Today’s blog post is in the trash. I wrote it earlier in the week, but it didn’t work. Then I edited it, and it still didn’t work. Finally I pulled it apart and put it back together, but it crumbled, probably from being snipped and cut and pasted so much, poor thing. So I trashed it, and started something new.
I did it reluctantly. Throwing away work hurts. I get attached to my ideas and words, and letting them go feels like admitting that those ideas and words were wrong, or at least not quite right, and therefore that I was wrong, or at least not quite right. It isn’t just that I am fond of my documents, but also that documents are proof of work, of concrete action, and trashing that work tears at my sense of being a productive useful person.
And the wasted effort! All that labor. Throwing away work and starting over feels like such a waste of time and brain power, and when I am pressed for time that seems profligate. It seems so much smarter to keep working on a document that isn’t working out, to keep revising and editing until it hangs together. But I’ve found, in thinking of how to edit your own writing, that we can edit too much, and a document edited into submission will never hang together. It will always seem a little long in the tooth, bearing the bumps and scars of the editing process in a way that a fresh new document won’t. There is a point of no return in the creative process – technical writing, poetry, cooking – where anything further you do to make things better will just make things worse. You have to recognize that you’ve passed that moment, throw up your hands, and start again.
When you do start again, realize that time spent on the trashed piece wasn’t wasted as long as you believe that thinking itself is a productive action. It is easier to see that tossing your work is productive when you consider how often you mindlessly toss pieces that were intended to be unfinished – doodles, outlines, bulleted lists, sticky notes of ideas. You throw them out easily because their purpose was to get something down on paper, to clarify things, to catch an idea before it ran away. A list wasn’t wasted just because it didn’t make it into a final document. That was never its purpose in life. Its purpose was to give birth to the thing itself. When you find yourself hours (or days) into a “final” document that gets worse by the keystroke, though, it takes some determination to decide to start over. It shouldn’t hurt so much, because all the work you did on the battered old document is still there in your brain. The work was the idea, the thought, the organization, the research: the writing was just a way of making it visible.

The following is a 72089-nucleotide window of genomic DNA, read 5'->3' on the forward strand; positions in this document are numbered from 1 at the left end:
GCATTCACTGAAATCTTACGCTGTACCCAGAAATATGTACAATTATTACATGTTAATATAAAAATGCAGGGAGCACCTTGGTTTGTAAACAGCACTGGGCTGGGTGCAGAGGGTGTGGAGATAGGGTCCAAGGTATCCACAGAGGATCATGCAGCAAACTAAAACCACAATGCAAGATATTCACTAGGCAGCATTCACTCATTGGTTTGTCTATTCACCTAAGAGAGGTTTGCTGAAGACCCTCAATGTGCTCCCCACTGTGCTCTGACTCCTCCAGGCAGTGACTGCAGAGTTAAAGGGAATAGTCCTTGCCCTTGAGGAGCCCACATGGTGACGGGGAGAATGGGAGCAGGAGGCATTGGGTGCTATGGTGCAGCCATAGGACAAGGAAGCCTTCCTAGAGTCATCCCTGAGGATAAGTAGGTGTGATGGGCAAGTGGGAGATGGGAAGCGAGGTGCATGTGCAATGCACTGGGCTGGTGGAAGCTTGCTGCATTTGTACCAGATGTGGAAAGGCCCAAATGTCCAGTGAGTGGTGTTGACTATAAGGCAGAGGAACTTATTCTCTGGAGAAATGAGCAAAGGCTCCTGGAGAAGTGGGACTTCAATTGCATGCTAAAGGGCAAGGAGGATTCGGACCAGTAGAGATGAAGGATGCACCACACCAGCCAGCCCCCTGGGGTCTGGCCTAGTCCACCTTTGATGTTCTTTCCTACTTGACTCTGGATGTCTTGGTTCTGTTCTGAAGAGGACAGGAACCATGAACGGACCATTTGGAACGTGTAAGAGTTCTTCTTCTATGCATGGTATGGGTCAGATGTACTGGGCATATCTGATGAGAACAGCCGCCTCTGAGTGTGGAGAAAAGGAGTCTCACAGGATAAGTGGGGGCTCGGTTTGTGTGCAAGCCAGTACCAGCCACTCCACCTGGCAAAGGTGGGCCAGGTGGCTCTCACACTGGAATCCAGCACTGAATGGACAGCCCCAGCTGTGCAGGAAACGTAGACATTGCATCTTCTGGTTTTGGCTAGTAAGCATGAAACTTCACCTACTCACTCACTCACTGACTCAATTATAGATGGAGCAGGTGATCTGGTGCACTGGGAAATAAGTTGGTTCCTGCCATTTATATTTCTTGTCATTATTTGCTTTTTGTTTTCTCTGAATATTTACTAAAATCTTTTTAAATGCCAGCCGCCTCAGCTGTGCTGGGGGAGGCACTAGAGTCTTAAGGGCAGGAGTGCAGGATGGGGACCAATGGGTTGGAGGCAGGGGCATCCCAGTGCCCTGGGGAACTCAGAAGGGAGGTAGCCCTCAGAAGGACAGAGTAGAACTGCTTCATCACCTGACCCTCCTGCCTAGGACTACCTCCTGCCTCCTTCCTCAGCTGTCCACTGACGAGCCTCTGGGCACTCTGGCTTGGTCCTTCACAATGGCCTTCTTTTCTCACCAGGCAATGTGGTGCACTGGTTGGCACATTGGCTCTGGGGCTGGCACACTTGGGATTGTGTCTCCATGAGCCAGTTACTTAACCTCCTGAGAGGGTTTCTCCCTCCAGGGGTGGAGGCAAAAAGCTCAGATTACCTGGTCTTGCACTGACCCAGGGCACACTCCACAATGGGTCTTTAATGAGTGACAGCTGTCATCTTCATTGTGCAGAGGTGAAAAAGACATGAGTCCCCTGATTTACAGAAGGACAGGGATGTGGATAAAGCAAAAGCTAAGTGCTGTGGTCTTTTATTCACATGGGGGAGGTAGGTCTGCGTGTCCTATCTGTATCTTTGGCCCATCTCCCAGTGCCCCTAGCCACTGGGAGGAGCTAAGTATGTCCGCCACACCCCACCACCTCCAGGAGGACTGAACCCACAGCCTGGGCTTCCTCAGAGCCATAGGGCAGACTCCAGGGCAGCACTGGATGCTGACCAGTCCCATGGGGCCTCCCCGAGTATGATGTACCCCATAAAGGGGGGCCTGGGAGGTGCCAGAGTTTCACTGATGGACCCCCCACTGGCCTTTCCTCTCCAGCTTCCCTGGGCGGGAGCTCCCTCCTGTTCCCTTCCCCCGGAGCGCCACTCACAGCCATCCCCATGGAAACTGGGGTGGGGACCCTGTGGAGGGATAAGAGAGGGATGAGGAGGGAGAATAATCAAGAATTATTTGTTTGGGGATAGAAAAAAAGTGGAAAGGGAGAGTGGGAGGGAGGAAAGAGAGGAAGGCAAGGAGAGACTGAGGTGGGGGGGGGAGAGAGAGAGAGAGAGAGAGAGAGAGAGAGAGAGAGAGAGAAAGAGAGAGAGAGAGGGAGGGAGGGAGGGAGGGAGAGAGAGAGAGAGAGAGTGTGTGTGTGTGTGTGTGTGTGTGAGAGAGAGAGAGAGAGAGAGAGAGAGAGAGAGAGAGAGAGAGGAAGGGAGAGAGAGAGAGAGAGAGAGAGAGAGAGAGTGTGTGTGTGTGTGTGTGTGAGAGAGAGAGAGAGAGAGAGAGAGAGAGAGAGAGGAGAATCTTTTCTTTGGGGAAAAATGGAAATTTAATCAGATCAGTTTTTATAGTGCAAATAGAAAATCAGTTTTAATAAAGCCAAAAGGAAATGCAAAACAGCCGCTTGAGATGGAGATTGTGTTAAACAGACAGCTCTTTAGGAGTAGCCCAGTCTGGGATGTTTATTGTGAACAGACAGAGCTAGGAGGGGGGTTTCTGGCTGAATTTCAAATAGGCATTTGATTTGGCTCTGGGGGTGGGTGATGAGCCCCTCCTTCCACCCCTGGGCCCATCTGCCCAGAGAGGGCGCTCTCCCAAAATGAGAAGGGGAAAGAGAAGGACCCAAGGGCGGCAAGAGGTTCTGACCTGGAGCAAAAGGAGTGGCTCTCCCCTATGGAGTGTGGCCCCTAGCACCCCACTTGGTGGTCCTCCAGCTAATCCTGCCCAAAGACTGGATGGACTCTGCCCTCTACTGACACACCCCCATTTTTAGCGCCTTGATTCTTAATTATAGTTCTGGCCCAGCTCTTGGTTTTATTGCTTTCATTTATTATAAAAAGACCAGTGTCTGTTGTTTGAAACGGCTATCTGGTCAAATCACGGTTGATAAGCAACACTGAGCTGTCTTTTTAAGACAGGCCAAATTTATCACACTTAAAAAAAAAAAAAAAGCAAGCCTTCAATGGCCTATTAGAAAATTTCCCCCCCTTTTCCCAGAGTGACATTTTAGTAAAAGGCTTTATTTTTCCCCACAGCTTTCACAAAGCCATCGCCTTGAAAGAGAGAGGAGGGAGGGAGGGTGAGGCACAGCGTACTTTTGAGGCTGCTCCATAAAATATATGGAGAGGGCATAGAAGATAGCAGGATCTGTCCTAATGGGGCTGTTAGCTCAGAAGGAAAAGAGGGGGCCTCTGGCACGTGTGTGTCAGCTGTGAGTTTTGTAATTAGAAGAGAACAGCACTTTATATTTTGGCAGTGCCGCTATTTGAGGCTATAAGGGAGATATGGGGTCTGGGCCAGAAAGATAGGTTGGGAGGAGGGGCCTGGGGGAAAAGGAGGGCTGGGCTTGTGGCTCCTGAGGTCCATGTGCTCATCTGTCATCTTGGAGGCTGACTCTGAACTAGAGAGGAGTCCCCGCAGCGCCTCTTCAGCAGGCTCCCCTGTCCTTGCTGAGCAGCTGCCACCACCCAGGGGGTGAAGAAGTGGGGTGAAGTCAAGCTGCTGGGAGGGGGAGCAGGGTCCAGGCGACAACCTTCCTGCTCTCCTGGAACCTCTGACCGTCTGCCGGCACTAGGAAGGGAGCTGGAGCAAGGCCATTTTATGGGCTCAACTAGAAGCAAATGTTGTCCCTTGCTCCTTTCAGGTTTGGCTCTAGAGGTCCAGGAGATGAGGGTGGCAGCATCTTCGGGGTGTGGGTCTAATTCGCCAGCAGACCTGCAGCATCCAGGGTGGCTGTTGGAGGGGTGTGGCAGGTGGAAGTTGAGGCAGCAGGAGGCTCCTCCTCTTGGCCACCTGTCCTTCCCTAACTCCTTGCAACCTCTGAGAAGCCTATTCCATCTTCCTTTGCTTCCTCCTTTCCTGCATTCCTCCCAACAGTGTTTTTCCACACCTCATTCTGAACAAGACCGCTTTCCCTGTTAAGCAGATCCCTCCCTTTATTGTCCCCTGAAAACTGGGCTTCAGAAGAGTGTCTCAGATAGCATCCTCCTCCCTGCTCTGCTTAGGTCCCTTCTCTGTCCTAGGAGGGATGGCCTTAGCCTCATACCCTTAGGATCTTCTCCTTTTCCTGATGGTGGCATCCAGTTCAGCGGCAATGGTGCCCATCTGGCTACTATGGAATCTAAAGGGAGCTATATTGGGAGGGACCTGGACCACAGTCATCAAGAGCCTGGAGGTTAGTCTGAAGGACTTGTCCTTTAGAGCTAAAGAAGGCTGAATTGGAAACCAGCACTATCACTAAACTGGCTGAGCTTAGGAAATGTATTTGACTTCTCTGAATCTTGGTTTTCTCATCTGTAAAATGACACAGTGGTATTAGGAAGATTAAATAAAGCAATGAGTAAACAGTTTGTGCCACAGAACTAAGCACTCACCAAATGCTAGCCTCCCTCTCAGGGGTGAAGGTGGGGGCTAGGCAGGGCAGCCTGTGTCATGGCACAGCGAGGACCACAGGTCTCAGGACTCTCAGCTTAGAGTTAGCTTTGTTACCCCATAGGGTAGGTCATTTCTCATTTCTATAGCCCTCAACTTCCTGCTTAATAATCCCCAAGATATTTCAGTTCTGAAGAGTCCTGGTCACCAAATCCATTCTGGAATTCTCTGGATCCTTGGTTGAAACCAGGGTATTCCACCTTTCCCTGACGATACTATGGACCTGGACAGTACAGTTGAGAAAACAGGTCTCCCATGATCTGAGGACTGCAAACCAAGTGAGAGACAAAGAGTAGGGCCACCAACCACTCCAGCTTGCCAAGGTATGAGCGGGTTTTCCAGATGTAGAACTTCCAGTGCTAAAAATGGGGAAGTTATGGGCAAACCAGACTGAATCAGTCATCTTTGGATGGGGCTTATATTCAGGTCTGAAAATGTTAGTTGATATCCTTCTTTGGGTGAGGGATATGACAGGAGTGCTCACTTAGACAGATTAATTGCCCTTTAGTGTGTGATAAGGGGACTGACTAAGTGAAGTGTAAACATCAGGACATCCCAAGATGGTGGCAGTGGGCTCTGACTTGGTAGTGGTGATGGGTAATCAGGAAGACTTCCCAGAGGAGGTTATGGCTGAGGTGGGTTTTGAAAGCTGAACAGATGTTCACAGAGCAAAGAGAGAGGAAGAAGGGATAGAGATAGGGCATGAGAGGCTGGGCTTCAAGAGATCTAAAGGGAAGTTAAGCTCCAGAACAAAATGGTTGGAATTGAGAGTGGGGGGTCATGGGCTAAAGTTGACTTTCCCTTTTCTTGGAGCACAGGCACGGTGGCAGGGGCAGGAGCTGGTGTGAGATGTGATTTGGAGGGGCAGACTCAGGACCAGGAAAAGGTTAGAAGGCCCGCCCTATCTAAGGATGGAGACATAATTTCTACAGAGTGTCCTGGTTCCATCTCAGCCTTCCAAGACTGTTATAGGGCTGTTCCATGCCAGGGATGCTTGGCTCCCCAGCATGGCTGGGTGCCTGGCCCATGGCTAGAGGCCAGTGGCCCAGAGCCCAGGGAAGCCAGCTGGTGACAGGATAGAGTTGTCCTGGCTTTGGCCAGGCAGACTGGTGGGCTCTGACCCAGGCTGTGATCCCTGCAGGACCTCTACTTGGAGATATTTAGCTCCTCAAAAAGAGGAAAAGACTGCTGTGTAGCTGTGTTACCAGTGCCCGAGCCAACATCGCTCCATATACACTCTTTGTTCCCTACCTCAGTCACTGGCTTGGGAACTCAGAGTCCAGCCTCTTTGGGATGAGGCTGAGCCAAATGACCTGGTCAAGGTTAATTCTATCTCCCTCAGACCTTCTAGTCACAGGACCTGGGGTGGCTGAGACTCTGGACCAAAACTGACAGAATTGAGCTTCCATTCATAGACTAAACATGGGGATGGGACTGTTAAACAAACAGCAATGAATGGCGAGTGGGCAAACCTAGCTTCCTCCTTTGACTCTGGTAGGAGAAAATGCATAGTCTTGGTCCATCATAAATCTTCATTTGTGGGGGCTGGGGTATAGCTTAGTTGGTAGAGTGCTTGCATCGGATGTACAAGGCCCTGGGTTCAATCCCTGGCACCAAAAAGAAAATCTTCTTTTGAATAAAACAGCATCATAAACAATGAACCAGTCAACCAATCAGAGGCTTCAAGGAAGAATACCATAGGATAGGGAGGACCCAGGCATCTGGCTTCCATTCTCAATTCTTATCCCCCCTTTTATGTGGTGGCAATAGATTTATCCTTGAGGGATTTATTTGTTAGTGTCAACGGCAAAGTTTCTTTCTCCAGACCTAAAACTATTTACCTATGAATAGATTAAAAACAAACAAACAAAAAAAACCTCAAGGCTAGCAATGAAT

Another comfort in throwing things out is that the thing that comes after, the new piece, will be faster and easier to produce because the thinking has already been done. When I need to edit a document, whether one of my own or someone else’s, I try to start with an assessment of whether it has passed that point of no return: is this a document that is basically clear and straight, but needs a little TLC to shine? Or is it opaque and muddy, without a clear argument or story line? If the first, I go ahead and edit. But if it is the second, I start by opening a new blank document. I put the first document up on my screen as source material, but I write from scratch. Especially when a document has many authors and contributors, starting with a new document for the final version allows one voice to come through, and it allows the mistakes to stay behind.
Next time you find yourself lost in a document full of track changes, red squiggles, and comments in the margins, stop for a moment and consider: maybe the old girl has been tortured enough. Maybe she has served her purpose, and can be laid to rest, happy in the knowledge that she’s given birth to a bright new thing. The labor won’t last too much longer.